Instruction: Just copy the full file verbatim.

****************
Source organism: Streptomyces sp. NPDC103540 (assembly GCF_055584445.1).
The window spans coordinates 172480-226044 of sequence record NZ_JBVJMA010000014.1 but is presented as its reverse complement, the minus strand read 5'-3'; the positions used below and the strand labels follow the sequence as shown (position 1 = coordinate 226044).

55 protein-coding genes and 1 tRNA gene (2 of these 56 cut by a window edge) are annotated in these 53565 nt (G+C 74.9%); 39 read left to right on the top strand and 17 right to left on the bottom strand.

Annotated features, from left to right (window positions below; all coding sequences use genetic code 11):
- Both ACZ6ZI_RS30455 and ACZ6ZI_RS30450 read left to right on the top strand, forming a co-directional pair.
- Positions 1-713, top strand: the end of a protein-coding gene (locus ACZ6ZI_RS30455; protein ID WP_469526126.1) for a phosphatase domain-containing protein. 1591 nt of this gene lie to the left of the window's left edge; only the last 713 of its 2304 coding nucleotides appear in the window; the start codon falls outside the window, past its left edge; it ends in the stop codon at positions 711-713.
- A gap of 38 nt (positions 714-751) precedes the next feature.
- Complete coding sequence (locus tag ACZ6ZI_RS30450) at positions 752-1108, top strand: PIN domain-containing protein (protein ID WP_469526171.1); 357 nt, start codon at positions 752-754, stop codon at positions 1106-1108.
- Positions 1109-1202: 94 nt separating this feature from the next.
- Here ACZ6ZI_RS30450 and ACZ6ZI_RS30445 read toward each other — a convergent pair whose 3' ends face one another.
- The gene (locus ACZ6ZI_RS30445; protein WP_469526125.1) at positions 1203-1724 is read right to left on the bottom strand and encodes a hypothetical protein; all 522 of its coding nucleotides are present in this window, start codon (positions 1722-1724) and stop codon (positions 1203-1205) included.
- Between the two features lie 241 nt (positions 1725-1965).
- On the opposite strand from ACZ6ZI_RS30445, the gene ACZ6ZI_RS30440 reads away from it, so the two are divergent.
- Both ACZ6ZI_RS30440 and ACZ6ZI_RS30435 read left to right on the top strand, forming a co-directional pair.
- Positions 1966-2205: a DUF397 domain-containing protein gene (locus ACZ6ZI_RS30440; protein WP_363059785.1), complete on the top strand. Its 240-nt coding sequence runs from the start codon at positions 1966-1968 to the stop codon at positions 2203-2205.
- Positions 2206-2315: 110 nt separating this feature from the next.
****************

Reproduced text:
Source organism: Streptomyces sp. NPDC103540 (assembly GCF_055584445.1).
The window spans coordinates 172480-226044 of sequence record NZ_JBVJMA010000014.1 but is presented as its reverse complement, the minus strand read 5'-3'; the positions used below and the strand labels follow the sequence as shown (position 1 = coordinate 226044).

55 protein-coding genes and 1 tRNA gene (2 of these 56 cut by a window edge) are annotated in these 53565 nt (G+C 74.9%); 39 read left to right on the top strand and 17 right to left on the bottom strand.

Annotated features, from left to right (window positions below; all coding sequences use genetic code 11):
- Both ACZ6ZI_RS30455 and ACZ6ZI_RS30450 read left to right on the top strand, forming a co-directional pair.
- Positions 1-713, top strand: the end of a protein-coding gene (locus ACZ6ZI_RS30455; protein ID WP_469526126.1) for a phosphatase domain-containing protein. 1591 nt of this gene lie to the left of the window's left edge; only the last 713 of its 2304 coding nucleotides appear in the window; the start codon falls outside the window, past its left edge; it ends in the stop codon at positions 711-713.
- A gap of 38 nt (positions 714-751) precedes the next feature.
- Complete coding sequence (locus tag ACZ6ZI_RS30450) at positions 752-1108, top strand: PIN domain-containing protein (protein ID WP_469526171.1); 357 nt, start codon at positions 752-754, stop codon at positions 1106-1108.
- Positions 1109-1202: 94 nt separating this feature from the next.
- Here ACZ6ZI_RS30450 and ACZ6ZI_RS30445 read toward each other — a convergent pair whose 3' ends face one another.
- The gene (locus ACZ6ZI_RS30445; protein WP_469526125.1) at positions 1203-1724 is read right to left on the bottom strand and encodes a hypothetical protein; all 522 of its coding nucleotides are present in this window, start codon (positions 1722-1724) and stop codon (positions 1203-1205) included.
- Between the two features lie 241 nt (positions 1725-1965).
- On the opposite strand from ACZ6ZI_RS30445, the gene ACZ6ZI_RS30440 reads away from it, so the two are divergent.
- Both ACZ6ZI_RS30440 and ACZ6ZI_RS30435 read left to right on the top strand, forming a co-directional pair.
- Positions 1966-2205: a DUF397 domain-containing protein gene (locus ACZ6ZI_RS30440; protein WP_363059785.1), complete on the top strand. Its 240-nt coding sequence runs from the start codon at positions 1966-1968 to the stop codon at positions 2203-2205.
- Positions 2206-2315: 110 nt separating this feature from the next.